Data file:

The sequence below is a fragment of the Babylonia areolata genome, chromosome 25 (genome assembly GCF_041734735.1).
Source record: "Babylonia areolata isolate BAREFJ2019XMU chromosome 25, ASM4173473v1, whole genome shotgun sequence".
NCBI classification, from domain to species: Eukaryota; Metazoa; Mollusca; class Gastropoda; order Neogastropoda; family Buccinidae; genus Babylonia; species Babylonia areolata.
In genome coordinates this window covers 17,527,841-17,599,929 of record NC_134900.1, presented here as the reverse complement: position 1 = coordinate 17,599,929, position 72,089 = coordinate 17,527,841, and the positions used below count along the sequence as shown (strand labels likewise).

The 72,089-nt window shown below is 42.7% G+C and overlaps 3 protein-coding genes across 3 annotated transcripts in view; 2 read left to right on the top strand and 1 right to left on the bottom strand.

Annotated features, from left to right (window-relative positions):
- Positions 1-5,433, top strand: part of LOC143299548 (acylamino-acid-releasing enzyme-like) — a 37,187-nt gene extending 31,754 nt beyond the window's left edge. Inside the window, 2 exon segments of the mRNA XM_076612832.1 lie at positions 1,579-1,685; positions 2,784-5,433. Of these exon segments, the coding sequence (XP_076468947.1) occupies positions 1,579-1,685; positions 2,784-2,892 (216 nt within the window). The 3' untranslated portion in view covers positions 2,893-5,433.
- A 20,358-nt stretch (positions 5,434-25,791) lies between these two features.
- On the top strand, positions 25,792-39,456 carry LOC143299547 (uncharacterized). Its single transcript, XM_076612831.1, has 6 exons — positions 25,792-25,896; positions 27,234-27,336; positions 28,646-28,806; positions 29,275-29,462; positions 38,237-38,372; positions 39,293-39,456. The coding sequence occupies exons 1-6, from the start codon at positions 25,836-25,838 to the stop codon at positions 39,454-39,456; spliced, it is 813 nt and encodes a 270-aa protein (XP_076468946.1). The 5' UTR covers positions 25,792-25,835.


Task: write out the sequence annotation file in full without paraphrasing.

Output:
The sequence below is a fragment of the Babylonia areolata genome, chromosome 25 (genome assembly GCF_041734735.1).
Source record: "Babylonia areolata isolate BAREFJ2019XMU chromosome 25, ASM4173473v1, whole genome shotgun sequence".
NCBI classification, from domain to species: Eukaryota; Metazoa; Mollusca; class Gastropoda; order Neogastropoda; family Buccinidae; genus Babylonia; species Babylonia areolata.
In genome coordinates this window covers 17,527,841-17,599,929 of record NC_134900.1, presented here as the reverse complement: position 1 = coordinate 17,599,929, position 72,089 = coordinate 17,527,841, and the positions used below count along the sequence as shown (strand labels likewise).

The 72,089-nt window shown below is 42.7% G+C and overlaps 3 protein-coding genes across 3 annotated transcripts in view; 2 read left to right on the top strand and 1 right to left on the bottom strand.

Annotated features, from left to right (window-relative positions):
- Positions 1-5,433, top strand: part of LOC143299548 (acylamino-acid-releasing enzyme-like) — a 37,187-nt gene extending 31,754 nt beyond the window's left edge. Inside the window, 2 exon segments of the mRNA XM_076612832.1 lie at positions 1,579-1,685; positions 2,784-5,433. Of these exon segments, the coding sequence (XP_076468947.1) occupies positions 1,579-1,685; positions 2,784-2,892 (216 nt within the window). The 3' untranslated portion in view covers positions 2,893-5,433.
- A 20,358-nt stretch (positions 5,434-25,791) lies between these two features.
- On the top strand, positions 25,792-39,456 carry LOC143299547 (uncharacterized). Its single transcript, XM_076612831.1, has 6 exons — positions 25,792-25,896; positions 27,234-27,336; positions 28,646-28,806; positions 29,275-29,462; positions 38,237-38,372; positions 39,293-39,456. The coding sequence occupies exons 1-6, from the start codon at positions 25,836-25,838 to the stop codon at positions 39,454-39,456; spliced, it is 813 nt and encodes a 270-aa protein (XP_076468946.1). The 5' UTR covers positions 25,792-25,835.